Scent of a Ferret

"Don't ferrets smell?" That is one of the first questions people ask me when I tell them I keep ferrets as pets. The answer to that question is yes, ferrets do have an odor. All ...

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"Don't ferrets smell?" That is one of the first questions people ask me when I tell them I keep ferrets as pets. The answer to that question is yes, ferrets do have an odor. All animals have their own unique odor. The reason people seem to think ferrets have a strong odor is because it's different from what they are familiar with. People tend to notice "unusual" odors more often than they do common ones, like dog and cat odors. Ferrets have a musky odor. Some people find it offensive, some find it pleasant, while others hardly notice it at all.
The ferret's musky odor is produced by oil/scent glands located on various parts of their body. The heaviest concentration of these glands seems to be in between the shoulder blades, behind the ears, and hind end (above the tail). There is a stronger scent coming from these areas than on any other part of the body. A ferret's odor, though, should not be overpowering. There are things that can increase their aroma. Poor diet can be one of them. Ferrets on a low quality diet (one containing less than 34% protein and 20% fat) tend to have a stronger body odor and large, smelly, poorly formed stools. Illnesses such as adrenal gland disease can also be another cause.
Intact (not neutered) males will have a very strong odor when they are in rut (heat). The increase in hormones makes their glands produce more oils which in turn makes the ferret's fur yellow, greasy, and smelly.
Many ferrets who are intact (and even ones that aren't) still have their anal glands/sacs and, when frightened or angry, can release a foul smelling, but quickly disipating odor. All ferrets sold in pet shops in the United States are neutered/spayed as well as descented (anal glands removed) before they are shipped to the stores. Reputable private breeders do not condone the descenting procedure and will advise against it, as it is highly unnecessary. Once a ferret is neutered/spayed, a ferrets anal glands will lose their "potency". What I mean is since the anal glands rely heavily on the ferret's hormones, once those hormones are removed (by neutering/spaying), the glands are rendered almost useless. The ferret still can and will release it's anal glands, but it is usually with far less frequency than before.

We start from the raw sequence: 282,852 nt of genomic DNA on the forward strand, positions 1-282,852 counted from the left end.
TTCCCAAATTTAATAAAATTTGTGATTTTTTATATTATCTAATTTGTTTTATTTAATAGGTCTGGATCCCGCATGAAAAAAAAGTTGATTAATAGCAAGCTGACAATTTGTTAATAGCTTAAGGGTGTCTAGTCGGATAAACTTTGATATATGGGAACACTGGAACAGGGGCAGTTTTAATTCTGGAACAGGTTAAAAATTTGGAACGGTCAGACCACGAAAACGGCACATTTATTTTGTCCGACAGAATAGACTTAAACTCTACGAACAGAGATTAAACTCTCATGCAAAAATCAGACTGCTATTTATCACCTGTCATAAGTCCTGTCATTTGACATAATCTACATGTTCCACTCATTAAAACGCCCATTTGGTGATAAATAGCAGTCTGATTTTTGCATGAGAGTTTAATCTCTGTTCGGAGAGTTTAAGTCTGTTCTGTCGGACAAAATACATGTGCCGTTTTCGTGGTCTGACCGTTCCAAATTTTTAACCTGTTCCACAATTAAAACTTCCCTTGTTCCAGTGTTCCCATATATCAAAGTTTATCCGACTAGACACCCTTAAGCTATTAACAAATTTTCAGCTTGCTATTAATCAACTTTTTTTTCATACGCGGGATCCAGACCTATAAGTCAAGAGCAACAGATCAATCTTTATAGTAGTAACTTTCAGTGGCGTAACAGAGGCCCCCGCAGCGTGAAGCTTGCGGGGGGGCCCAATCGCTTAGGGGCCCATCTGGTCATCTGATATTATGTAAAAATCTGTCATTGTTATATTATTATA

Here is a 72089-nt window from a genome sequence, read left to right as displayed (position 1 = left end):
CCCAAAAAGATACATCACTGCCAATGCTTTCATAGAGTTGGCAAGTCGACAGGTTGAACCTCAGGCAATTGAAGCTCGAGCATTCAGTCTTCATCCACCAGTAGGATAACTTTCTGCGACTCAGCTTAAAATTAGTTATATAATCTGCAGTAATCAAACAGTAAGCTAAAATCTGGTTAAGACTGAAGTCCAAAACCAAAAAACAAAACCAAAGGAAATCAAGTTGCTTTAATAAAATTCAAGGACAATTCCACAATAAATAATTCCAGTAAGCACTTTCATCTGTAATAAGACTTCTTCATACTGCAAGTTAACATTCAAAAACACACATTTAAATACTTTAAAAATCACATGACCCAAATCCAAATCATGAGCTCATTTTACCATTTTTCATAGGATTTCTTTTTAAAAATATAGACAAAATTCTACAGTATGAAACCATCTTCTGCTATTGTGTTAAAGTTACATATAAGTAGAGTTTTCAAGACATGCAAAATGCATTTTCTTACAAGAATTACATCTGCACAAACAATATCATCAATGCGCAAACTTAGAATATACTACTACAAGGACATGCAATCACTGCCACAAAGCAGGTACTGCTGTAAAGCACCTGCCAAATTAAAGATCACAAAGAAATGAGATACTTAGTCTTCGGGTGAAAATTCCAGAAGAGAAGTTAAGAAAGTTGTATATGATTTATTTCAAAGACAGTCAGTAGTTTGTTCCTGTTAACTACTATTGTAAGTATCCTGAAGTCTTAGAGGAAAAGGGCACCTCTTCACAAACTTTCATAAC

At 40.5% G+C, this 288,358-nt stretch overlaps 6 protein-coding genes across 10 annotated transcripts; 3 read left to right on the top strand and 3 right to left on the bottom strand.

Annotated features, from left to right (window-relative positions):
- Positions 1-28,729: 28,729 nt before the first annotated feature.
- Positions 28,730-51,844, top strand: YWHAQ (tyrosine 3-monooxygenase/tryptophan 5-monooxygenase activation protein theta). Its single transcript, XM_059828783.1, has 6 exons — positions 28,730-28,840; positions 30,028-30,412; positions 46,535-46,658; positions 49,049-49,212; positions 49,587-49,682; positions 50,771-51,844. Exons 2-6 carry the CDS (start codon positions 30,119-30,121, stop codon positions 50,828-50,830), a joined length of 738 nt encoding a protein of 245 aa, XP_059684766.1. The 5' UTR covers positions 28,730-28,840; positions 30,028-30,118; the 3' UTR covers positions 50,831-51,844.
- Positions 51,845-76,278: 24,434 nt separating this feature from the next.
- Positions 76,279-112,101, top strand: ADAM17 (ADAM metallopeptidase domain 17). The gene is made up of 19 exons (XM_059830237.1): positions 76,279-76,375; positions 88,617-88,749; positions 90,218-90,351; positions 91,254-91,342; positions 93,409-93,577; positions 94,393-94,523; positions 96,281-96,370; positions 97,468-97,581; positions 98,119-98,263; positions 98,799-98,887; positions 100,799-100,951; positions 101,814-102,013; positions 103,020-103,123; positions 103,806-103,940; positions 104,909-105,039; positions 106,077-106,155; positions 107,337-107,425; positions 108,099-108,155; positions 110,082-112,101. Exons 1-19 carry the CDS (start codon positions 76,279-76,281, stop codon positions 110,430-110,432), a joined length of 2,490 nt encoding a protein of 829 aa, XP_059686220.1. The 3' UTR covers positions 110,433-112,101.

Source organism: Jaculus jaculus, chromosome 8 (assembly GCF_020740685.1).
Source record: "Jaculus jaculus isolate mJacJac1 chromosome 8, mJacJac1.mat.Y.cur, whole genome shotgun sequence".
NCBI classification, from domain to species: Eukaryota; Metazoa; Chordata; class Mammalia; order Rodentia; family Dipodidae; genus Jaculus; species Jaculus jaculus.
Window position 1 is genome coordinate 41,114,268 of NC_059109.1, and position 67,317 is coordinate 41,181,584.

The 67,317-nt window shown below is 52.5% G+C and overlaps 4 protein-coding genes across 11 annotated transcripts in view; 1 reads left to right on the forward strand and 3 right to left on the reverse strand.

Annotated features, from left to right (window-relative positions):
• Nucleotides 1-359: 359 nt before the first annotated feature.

As more and more people are becoming "multi ferret" households, there needs to be ways to keep the odors down to a bare minimum.
Here are some suggestions that may help:

1) Feed a high quality ferret diet containing at least 34% protein and 20% fat. If a ferret diet is not available to you, you can use a high quality kitten diet as long as it meets the above requirements.
Avoid foods that contain fish oils; these will also make the ferret's body and stools smell stronger.

2) Litter box train your ferrets (if they aren't already). Make sure to use a litter that is absorbant of wetness and odors. Litters made of pelleted wood or plant fibers are highly recommended. Change the litter daily and scrub the litter boxes out at least once a week.

3) Change and wash your ferret's bedding (hammocks, sleep sacks, etc.) at least once a week. You may have to change the bedding more frequently if you have unneutered males in your home. When you do change the bedding, you may want to lightly spray your ferret with a ferret deodorizer. It kind of defeats the purpose to put a stinky ferret into a clean hammock.

4) Clean the ferret's cage/living area at least once a week. If you have carpet squares on the floors of your cage, they will need to be changed every 2 months (or more frequently than that). The carpet absorbs odor and will make the room smell even if the cage is clean. You may want to consider using linoleum on the cage floors instead of the carpeting. Linoleum doesn't absorb the odors that carpeting does and it is also easier to clean if you ferret has any "accidents" outside of the litter box. Carpeting in your ferret's play area will also be a prime source for odor as well. You may want to allow your ferrets to play in a room that doesn't have carpeting or remove the carpet from the room that they do play in; if you have that option, of course.

5) Clean up any accidents that your ferrets have inside or outside of their cage immediately.

6) Do not bathe your ferrets more than once a month. Bathing them any more than that will increase their body odor and dry out their skin as well. In between baths, you can use a ferret deodorizing spray.

7) If you have intact ferrets in your home and you do not plan on using them for breeding, then please neuter/spay them.

8) You may not realize this, but a ferret's ears are also a big source of odors. Try and clean your ferret's ears at least once a week or every other week.

Using these suggestions will help keep household odors from your ferrets down to a bare minimum.